After a difficult year, Sioux Valley Dakota Nation Christmas dinner a time for unity, healing
A southwestern Manitoba First Nation is celebrating the holiday season by embracing the spirit of Christmas to help heal a community in mourning following a difficult year, including two homicides in recent weeks.
On Thursday, Sioux Valley Dakota Nation hosted its first annual community Christmas dinner since 2019.
Chief Jennifer Bone said it was a time for the small community, about 240 kilometres west of Winnipeg, to come together and show families they are not alone.
“It’s always been a good time for the community to come out and to visit and share a meal together,” Bone said.
She described the dinner as a much-needed moment of healing and unity, saying she was happy to see community members laughing, kids running around and the excitement of meeting Santa.
“That’s something that we always focus on … healing no matter what the situation is,” she said.
Community leaders recognize “the intergenerational trauma that we face, and the things that we go through as a community,” said Bone.
“And that’s always our primary focus, that … we need to take care of one another and that healing is important for the future and for all the little ones.”
Sioux Valley’s chief and council are taking steps to care for the community and help families, Bone said.
Several Christmas activities were organized and gifts shared with community members to help them through difficult times, which include the pressures of inflation this holiday season.
“We can provide extra gifts and things … for every family here in the community,” Bone said. “I think it really helps alleviate some of the stress that the holiday season can bring.”
Sioux Valley Coun. Tim Whitecloud said the community, chief and council remain united as they navigate several deaths in the community, including the killing of a 30-year-old woman in November and the stabbing death of a 26-year-old woman just three weeks later.
“It’s a trying time for our community and we’re aware … our people are hurting, and maybe not wanting to come out as much,” said Whitecloud.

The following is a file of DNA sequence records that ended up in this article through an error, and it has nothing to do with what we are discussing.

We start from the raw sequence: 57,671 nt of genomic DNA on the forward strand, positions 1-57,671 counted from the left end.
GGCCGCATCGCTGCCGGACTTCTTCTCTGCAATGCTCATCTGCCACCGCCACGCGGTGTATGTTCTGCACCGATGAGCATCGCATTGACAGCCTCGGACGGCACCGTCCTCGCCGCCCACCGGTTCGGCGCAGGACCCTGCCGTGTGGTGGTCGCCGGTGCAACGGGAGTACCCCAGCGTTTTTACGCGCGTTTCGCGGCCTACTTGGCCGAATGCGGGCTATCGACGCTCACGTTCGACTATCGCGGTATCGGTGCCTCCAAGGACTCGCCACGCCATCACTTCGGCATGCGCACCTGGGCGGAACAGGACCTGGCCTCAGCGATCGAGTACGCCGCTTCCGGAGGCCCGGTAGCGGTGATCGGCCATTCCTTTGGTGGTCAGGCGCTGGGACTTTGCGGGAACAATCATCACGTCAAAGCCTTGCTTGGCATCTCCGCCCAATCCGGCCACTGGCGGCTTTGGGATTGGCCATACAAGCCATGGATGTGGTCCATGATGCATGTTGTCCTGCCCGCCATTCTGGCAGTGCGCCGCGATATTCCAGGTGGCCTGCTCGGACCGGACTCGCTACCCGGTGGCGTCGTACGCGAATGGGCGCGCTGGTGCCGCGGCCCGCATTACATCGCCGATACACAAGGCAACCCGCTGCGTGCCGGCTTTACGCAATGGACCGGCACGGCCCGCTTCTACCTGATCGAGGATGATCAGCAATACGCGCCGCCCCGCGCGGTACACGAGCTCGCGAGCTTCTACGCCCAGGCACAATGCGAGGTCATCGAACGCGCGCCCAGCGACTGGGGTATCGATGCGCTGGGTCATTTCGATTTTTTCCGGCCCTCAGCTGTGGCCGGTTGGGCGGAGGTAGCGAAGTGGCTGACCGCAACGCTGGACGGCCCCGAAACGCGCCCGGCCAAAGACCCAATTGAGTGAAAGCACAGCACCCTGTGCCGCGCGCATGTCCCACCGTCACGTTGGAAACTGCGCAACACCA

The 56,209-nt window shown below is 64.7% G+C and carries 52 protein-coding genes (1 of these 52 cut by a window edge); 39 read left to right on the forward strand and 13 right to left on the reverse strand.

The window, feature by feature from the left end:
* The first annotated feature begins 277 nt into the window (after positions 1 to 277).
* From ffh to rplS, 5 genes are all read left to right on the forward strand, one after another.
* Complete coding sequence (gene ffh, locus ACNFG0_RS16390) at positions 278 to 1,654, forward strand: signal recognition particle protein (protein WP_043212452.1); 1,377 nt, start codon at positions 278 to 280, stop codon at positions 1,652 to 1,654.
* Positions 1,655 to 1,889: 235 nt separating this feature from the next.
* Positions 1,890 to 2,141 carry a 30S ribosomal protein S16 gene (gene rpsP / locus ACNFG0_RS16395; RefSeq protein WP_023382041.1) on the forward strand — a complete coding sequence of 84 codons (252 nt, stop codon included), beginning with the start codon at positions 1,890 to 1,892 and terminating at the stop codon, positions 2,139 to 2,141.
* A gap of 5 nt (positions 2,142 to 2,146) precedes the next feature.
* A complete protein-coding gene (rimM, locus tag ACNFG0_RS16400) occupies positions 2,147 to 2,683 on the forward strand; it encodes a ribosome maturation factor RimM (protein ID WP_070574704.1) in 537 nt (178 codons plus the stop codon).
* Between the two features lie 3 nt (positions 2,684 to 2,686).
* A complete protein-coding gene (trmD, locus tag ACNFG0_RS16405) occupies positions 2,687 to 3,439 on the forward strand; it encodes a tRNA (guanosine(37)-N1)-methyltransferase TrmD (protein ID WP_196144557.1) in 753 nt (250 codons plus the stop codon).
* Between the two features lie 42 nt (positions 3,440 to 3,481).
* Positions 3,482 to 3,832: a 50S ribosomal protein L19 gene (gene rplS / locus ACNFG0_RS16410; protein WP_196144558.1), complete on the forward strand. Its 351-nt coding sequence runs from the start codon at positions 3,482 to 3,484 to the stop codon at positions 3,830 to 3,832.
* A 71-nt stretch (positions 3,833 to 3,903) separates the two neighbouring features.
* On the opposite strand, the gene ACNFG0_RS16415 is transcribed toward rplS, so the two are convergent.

“[But] we’re open to helping and supporting our community and getting through these tough times.… Families are not alone.”
He said he was also pleased to see families turn out for the Christmas dinner on Thursday, one of the coldest nights of the season so far.
“It’s a time for people to gather and just enjoy each other’s company, and that’s a form of healing.”
While the holidays can be a sad time for families who have recently experienced the death of a loved one, being able to gather helps relieve some of that pain, Whitecloud said.
After two years on not being able to observe the long-running tradition because of COVID-19-related health measures, the Christmas dinner once again offered an opportunity this year to bring generations together to reflect and learn about Dakota traditions and culture, he said.
The most important message is to lean on each other for support in difficult times, and “to be able to get out and visit … [in the] community as much as possible,” Whitecloud said.
“It’s a good way to start the holiday.”
Chantille Sinclair has been attending the Sioux Valley Christmas dinner since she was a child. She still comes every year when she is home.
She said she enjoys getting to connect with other community members at the generation-spanning event.
“It’s nice to see everyone … that I don’t usually see every day,” Sinclair said.
“We’re all just cooped up. So it’s really nice to be out, to get out and enjoy some food and see familiar faces.”